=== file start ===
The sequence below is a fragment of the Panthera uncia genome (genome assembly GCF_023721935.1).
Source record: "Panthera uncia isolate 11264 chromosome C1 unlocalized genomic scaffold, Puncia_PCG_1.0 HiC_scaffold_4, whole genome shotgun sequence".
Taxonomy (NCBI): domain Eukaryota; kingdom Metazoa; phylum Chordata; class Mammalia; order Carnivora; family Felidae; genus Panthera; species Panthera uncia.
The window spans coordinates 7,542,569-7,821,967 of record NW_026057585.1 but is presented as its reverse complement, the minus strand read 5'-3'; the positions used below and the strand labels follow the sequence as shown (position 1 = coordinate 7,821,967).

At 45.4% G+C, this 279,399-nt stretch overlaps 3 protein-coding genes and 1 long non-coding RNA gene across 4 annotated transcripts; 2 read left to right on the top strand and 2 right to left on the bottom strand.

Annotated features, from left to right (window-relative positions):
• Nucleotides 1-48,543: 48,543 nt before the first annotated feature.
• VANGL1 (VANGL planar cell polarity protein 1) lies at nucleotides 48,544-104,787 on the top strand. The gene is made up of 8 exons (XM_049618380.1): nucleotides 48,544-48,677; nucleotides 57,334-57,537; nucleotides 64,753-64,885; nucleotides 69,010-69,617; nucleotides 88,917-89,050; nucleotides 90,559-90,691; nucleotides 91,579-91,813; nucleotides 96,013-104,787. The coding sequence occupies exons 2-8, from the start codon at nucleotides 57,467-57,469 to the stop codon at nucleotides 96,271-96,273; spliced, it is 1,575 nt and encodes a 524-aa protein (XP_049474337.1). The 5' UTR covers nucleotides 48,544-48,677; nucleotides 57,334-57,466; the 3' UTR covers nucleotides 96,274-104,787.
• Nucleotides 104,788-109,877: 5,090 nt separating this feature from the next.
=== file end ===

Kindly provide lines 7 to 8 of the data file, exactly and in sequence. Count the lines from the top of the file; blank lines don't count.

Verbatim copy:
• Nucleotides 1-48,543: 48,543 nt before the first annotated feature.
• VANGL1 (VANGL planar cell polarity protein 1) lies at nucleotides 48,544-104,787 on the top strand. The gene is made up of 8 exons (XM_049618380.1): nucleotides 48,544-48,677; nucleotides 57,334-57,537; nucleotides 64,753-64,885; nucleotides 69,010-69,617; nucleotides 88,917-89,050; nucleotides 90,559-90,691; nucleotides 91,579-91,813; nucleotides 96,013-104,787. The coding sequence occupies exons 2-8, from the start codon at nucleotides 57,467-57,469 to the stop codon at nucleotides 96,271-96,273; spliced, it is 1,575 nt and encodes a 524-aa protein (XP_049474337.1). The 5' UTR covers nucleotides 48,544-48,677; nucleotides 57,334-57,466; the 3' UTR covers nucleotides 96,274-104,787.